I am implementing a 3D engine for spatial visualisation, and am writing a camera with the following navigation features:

  • Rotate the camera (ie, analogous to rotating your head)
  • Rotate around an arbitrary 3D point (a point in space, which is probably not in the center of the screen; the camera needs to rotate around this keeping the same relative look direction, ie the look direction changes too. This does not look directly at the chosen rotation point)
  • Pan in the camera's plane (so move up/down or left/right in the plane orthogonal to the camera's look vector)

The camera is not supposed to roll - that is, 'up' remains up. Because of this I represent the camera with a location and two angles, rotations around the X and Y axes (Z would be roll.) The view matrix is then recalculated using the camera location and these two angles. This works great for pan and rotating the eye, but not for rotating around an arbitrary point. Instead I get the following behaviour:

  • The eye itself apparently moving further up or down than it should
  • The eye not moving up or down at all when m_dRotationX is 0 or pi. (Gimbal lock? How can I avoid this?)
  • The eye's rotation being inverted (changing the rotation makes it look further up when it should look further down, down when it should look further up) when m_dRotationX is between pi and 2pi.

(a) What is causing this 'drift' in rotation?

This may be gimbal lock. If so, the standard answer to this is 'use quaternions to represent rotation', said many times here on SO (1, 2, 3 for example), but unfortunately without concrete details (example. This is the best answer I've found so far; it's rare.) I've struggled to implemented a camera using quaternions combining the above two types of rotations. I am, in fact, building a quaternion using the two rotations, but a commenter below said there was no reason - it's fine to immediately build the matrix.

This occurs when changing the X and Y rotations (which represent the camera look direction) when rotating around a point, but does not occur simply when directly changing the rotations, i.e. rotating the camera around itself. To me, this doesn't make sense. It's the same values.

(b) Would a different approach (quaternions, for example) be better for this camera? If so, how do I implement all three camera navigation features above?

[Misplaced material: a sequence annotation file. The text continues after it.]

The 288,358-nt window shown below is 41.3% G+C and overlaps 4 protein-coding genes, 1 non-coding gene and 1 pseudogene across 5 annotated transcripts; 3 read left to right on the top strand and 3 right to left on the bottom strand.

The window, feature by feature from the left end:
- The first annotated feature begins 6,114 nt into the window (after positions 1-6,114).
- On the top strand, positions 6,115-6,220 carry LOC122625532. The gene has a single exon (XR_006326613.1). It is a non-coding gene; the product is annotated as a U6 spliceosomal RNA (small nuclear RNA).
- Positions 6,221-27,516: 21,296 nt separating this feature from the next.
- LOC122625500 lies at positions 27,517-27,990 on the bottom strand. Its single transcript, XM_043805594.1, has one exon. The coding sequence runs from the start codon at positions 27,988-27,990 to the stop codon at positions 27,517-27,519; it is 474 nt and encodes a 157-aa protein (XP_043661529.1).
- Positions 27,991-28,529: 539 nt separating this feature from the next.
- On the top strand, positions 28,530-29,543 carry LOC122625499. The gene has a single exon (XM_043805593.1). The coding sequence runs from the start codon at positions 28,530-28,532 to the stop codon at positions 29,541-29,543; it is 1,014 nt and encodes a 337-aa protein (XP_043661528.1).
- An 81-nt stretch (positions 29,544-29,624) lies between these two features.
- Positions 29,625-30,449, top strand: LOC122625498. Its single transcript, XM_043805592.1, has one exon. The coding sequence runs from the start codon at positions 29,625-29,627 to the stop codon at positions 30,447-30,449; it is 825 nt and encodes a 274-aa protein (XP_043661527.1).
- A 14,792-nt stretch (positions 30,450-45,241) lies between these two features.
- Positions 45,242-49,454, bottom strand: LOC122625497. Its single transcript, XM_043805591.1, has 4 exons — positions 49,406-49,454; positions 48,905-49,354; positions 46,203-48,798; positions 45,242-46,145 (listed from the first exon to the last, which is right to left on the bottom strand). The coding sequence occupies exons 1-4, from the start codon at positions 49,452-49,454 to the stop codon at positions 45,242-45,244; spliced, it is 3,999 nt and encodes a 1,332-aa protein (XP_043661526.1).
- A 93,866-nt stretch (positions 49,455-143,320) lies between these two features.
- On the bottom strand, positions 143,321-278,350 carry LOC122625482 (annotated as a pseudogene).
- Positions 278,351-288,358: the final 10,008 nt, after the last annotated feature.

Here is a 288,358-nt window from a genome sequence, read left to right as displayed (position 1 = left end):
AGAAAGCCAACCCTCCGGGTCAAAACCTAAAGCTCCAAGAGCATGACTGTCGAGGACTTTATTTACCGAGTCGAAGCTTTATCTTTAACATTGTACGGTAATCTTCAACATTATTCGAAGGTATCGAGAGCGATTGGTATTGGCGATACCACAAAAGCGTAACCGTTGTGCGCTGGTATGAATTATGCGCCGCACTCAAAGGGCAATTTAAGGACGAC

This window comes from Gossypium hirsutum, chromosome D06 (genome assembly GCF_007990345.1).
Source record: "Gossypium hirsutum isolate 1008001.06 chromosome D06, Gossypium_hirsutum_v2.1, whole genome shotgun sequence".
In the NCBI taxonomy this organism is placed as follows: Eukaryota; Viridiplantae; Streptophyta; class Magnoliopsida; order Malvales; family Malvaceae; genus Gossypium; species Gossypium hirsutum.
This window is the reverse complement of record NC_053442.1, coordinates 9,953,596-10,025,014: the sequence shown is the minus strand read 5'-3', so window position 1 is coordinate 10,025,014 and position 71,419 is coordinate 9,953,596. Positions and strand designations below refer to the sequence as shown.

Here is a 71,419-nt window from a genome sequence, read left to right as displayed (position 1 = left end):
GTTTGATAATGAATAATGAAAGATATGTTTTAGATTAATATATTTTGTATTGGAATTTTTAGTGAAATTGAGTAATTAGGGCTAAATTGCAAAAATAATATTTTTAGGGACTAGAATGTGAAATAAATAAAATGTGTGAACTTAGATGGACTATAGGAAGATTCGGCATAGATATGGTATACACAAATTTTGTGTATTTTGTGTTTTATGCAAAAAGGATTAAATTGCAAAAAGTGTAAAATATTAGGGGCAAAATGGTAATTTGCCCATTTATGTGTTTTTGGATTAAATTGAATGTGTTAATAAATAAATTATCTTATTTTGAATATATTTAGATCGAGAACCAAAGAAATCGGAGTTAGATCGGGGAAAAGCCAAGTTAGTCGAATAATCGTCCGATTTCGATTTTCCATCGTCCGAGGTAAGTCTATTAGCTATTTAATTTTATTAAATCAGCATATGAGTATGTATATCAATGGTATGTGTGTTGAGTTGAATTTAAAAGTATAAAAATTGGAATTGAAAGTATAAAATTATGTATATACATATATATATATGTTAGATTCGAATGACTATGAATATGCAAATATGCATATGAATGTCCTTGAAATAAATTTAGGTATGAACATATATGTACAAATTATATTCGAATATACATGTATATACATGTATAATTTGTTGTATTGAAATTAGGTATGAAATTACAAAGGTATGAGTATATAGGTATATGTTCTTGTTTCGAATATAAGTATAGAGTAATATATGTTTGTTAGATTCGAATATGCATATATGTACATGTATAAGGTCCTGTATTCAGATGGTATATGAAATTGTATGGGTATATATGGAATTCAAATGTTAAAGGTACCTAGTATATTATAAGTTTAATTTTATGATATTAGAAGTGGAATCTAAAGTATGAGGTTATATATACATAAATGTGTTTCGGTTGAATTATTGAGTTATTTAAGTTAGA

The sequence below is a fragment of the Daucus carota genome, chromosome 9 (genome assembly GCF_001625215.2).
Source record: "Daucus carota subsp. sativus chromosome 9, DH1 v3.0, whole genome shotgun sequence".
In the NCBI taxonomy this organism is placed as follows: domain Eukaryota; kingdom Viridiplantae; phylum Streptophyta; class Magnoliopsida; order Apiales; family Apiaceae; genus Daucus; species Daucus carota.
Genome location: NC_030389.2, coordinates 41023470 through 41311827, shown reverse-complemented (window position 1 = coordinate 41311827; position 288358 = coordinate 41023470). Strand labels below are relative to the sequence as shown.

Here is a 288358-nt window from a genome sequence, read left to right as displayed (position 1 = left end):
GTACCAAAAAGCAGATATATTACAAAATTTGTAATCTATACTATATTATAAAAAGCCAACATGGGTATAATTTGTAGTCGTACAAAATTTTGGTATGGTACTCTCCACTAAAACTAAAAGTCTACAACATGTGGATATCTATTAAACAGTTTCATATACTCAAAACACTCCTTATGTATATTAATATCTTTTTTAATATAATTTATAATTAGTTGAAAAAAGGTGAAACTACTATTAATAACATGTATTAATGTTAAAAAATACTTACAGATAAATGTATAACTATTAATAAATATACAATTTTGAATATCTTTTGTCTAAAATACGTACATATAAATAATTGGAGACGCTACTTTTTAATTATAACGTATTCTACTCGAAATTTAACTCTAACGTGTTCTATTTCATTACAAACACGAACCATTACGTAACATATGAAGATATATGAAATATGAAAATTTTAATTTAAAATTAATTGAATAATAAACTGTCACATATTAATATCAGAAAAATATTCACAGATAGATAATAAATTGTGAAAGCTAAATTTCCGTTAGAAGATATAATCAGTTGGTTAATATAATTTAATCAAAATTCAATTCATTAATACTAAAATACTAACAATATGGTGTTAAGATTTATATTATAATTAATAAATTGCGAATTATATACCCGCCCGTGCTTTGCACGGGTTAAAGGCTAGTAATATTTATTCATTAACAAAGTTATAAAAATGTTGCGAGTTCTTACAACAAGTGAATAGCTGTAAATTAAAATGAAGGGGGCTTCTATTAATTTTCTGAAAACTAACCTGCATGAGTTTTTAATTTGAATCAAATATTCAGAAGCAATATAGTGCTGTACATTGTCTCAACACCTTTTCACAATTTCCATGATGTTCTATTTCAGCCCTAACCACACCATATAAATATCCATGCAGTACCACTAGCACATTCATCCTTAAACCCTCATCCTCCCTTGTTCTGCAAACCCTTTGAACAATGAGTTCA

If a different approach would be better, then please consider providing a concrete implemented example of that approach. (I am using DirectX9 and C++, and the D3DX* library the SDK provides.) In this second case, I will add and award a bounty in a couple of days when I can add one to the question. This might sound like I'm jumping the gun, but I'm low on time and need to implement or solve this quickly (this is a commercial project with a tight deadline.) A detailed answer will also improve the SO archives, because most camera answers I've read so far are light on code.

Thanks for your help :)

Some clarifications

Thanks for the comments and answer so far! I'll try to clarify a few things about the problem:

  • The view matrix is recalculated from the camera position and the two angles whenever one of those things changes. The matrix itself is never accumulated (i.e. updated) - it is recalculated afresh. However, the camera position and the two angle variables are accumulated (whenever the mouse moves, for example, one or both of the angles will have a small amount added or subtracted, based on the number of pixels the mouse moved up-down and/or left-right onscreen.)

  • Commenter JCooper states I'm suffering from gimbal lock, and I need to:

add another rotation onto your transform that rotates the eyePos to be completely in the y-z plane before you apply the transformation, and then another rotation that moves it back afterward. Rotate around the y axis by the following angle immediately before and after applying the yaw-pitch-roll matrix (one of the angles will need to be negated; trying it out is the fastest way to decide which). double fixAngle = atan2(oEyeTranslated.z,oEyeTranslated.x);

Unfortunately, when implementing this as described, my eye shoots off above the scene at a very fast rate due to one of the rotations. I'm sure my code is simply a bad implementation of this description, but I still need something more concrete. In general, I find unspecific text descriptions of algorithms are less useful than commented, explained implementations. I am adding a bounty for a concrete, working example that integrates with the code below (i.e. with the other navigation methods, too.) This is because I would like to understand the solution, as well as have something that works, and because I need to implement something that works quickly since I am on a tight deadline.

Please, if you answer with a text description of the algorithm, make sure it is detailed enough to implement ('Rotate around Y, then transform, then rotate back' may make sense to you but lacks the details to know what you mean. Good answers are clear, signposted, will allow others to understand even with a different basis, are 'solid weatherproof information boards.')

In turn, I have tried to be clear describing the problem, and if I can make it clearer please let me know.

My current code

To implement the above three navigation features, in a mouse move event moving based on the pixels the cursor has moved:

// Adjust this to change rotation speed when dragging (units are radians per pixel mouse moves)
// This is both rotating the eye, and rotating around a point
static const double dRotatePixelScale = 0.001;